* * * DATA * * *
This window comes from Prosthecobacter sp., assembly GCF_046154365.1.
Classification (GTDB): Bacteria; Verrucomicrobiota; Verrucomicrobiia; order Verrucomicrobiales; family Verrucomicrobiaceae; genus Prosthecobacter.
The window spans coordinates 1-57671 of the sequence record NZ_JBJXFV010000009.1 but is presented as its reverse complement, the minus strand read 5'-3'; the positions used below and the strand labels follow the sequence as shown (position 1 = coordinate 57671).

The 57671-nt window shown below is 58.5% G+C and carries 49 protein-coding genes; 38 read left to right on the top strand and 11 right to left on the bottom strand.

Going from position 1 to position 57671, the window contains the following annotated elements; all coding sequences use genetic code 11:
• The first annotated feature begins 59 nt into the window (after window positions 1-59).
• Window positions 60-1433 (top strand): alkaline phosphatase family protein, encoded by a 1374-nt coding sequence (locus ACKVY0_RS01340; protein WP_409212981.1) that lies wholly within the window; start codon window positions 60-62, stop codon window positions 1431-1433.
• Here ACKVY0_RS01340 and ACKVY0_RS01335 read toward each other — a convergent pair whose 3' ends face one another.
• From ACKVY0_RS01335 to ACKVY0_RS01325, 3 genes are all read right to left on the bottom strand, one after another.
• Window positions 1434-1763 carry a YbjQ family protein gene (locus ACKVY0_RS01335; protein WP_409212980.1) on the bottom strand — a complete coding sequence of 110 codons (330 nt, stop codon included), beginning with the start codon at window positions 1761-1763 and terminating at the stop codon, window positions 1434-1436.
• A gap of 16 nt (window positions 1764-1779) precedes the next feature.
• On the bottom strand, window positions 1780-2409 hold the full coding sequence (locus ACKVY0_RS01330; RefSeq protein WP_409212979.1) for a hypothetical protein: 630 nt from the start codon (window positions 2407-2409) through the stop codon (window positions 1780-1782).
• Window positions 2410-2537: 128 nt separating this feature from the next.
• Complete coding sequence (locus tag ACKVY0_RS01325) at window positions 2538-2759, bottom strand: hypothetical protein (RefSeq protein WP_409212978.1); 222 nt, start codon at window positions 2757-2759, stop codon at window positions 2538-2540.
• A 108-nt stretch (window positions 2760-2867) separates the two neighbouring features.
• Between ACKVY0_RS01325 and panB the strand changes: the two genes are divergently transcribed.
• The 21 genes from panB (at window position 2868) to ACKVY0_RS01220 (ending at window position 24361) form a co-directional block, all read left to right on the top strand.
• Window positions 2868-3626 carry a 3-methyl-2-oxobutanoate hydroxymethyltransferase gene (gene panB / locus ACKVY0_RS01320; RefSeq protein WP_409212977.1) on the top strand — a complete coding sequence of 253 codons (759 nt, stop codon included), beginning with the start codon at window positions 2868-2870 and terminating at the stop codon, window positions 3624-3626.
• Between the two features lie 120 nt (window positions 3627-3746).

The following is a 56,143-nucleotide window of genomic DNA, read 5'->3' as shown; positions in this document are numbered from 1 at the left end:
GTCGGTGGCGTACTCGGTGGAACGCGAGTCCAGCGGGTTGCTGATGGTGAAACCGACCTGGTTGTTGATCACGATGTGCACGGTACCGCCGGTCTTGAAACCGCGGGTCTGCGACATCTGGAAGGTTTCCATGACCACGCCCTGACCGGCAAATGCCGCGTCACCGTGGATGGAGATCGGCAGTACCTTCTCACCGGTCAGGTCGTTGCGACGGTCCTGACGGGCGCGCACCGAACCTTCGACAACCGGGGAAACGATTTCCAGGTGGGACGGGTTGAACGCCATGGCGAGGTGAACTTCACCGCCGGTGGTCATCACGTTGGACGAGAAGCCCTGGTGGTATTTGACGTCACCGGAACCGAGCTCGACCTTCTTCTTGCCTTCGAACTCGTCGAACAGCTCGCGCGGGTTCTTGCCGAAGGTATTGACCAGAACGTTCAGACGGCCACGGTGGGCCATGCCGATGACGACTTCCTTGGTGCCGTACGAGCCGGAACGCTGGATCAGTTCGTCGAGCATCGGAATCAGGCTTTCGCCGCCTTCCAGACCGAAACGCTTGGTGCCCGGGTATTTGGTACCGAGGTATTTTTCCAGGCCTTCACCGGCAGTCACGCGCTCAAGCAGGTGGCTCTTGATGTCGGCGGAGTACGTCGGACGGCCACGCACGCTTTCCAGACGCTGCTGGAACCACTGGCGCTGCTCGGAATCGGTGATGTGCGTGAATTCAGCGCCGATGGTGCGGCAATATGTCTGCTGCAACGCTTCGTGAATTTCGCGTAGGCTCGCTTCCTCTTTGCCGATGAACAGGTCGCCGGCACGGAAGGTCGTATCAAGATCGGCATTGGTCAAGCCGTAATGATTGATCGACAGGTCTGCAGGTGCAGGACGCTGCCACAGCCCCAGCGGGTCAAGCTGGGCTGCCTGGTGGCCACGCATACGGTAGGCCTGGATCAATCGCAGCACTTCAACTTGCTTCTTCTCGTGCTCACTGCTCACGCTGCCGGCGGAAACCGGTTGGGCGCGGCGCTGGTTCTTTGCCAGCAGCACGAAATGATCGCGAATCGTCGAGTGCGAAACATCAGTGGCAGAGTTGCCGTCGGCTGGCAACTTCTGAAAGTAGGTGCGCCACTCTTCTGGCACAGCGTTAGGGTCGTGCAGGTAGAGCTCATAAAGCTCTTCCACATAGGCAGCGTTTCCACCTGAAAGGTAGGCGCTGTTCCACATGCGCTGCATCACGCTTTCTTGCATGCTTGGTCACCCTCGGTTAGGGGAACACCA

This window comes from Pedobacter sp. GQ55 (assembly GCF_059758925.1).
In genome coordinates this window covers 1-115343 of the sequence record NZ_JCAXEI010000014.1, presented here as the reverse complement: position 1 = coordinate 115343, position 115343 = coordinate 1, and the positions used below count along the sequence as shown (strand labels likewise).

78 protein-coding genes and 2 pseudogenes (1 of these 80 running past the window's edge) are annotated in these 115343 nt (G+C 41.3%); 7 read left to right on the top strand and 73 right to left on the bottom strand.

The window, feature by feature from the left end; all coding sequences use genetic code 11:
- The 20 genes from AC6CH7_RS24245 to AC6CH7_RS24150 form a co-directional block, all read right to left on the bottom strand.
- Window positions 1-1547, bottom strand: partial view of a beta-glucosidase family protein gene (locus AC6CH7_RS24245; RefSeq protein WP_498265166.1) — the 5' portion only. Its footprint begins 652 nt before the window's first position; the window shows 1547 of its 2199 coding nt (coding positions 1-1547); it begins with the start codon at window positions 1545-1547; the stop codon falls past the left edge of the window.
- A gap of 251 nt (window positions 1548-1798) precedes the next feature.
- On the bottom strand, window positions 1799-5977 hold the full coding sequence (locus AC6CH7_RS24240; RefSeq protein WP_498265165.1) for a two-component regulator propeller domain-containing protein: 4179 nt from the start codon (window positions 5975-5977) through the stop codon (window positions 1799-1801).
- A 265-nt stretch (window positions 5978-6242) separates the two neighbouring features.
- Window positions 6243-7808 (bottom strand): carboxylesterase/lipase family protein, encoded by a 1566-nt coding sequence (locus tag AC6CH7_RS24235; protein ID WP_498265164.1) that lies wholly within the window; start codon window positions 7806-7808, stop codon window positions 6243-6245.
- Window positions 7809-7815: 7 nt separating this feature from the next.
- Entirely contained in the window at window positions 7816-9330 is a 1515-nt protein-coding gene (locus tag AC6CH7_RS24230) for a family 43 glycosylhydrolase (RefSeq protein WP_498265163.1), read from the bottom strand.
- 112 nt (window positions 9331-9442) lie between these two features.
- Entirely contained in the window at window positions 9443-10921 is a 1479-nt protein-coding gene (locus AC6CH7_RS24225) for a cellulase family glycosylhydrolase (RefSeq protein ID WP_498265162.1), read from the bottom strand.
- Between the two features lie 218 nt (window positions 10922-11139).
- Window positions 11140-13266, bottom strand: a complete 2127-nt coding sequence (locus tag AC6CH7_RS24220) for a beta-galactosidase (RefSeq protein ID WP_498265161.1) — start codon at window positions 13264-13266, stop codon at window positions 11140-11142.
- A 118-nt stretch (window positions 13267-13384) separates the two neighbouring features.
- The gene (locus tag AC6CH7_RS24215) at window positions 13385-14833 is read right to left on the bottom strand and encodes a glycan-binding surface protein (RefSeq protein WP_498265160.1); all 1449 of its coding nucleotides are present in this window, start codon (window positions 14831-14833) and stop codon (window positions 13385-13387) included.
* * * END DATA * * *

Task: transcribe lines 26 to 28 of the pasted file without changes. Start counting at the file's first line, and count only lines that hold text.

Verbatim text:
- The 20 genes from AC6CH7_RS24245 to AC6CH7_RS24150 form a co-directional block, all read right to left on the bottom strand.
- Window positions 1-1547, bottom strand: partial view of a beta-glucosidase family protein gene (locus AC6CH7_RS24245; RefSeq protein WP_498265166.1) — the 5' portion only. Its footprint begins 652 nt before the window's first position; the window shows 1547 of its 2199 coding nt (coding positions 1-1547); it begins with the start codon at window positions 1545-1547; the stop codon falls past the left edge of the window.
- A gap of 251 nt (window positions 1548-1798) precedes the next feature.